This is a good season for butterflies – still warm, and all their food plants still growing well with the last of the Wet season – and several species besides the Cairns Birdwing and Ulysses are still around in good numbers. The lady above is a Common Eggfly, Hypolimnas Bolina, also known as the Varied Eggfly. The males are consistently dark with blue-white eye-spots but the species earns its alternate common name through the wide variation in the females’ upper wing coloration. The one pictured is one of the darker forms; visit this set of my photos on flickr to see the males and other female colour schemes. We also have another closely related species, the Blue-banded Eggfly, Hypolimnas alimena. They are much the same size and their undersides are much the same colours – standard dead-leaf camouflage colours with some white markings – but the males’ upper wing surfaces are quite different.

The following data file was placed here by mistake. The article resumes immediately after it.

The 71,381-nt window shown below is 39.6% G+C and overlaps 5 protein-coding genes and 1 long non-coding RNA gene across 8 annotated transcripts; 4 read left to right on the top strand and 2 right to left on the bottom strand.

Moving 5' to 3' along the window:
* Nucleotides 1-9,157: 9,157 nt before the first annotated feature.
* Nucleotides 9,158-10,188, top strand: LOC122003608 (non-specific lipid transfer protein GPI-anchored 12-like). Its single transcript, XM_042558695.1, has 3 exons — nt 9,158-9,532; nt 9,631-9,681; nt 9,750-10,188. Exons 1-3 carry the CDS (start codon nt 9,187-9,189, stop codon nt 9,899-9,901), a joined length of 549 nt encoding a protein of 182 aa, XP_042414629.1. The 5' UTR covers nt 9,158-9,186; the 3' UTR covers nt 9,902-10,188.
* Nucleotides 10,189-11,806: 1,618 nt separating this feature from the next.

The apparent colour of all these butterflies changes with the viewing angle, as seen in the photo above, in which the two wings are seen from different angles and almost look as though they belong to two different butterflies. The effect is due to the physical structure, not the pigments, of the scales on the wings and Wikipedia’s Structural Coloration page is a good starting point for anyone wishing to learn more about it. Males of both these species are aggressively territorial so I was quite surprised by these two seen amicably sharing the same creeper: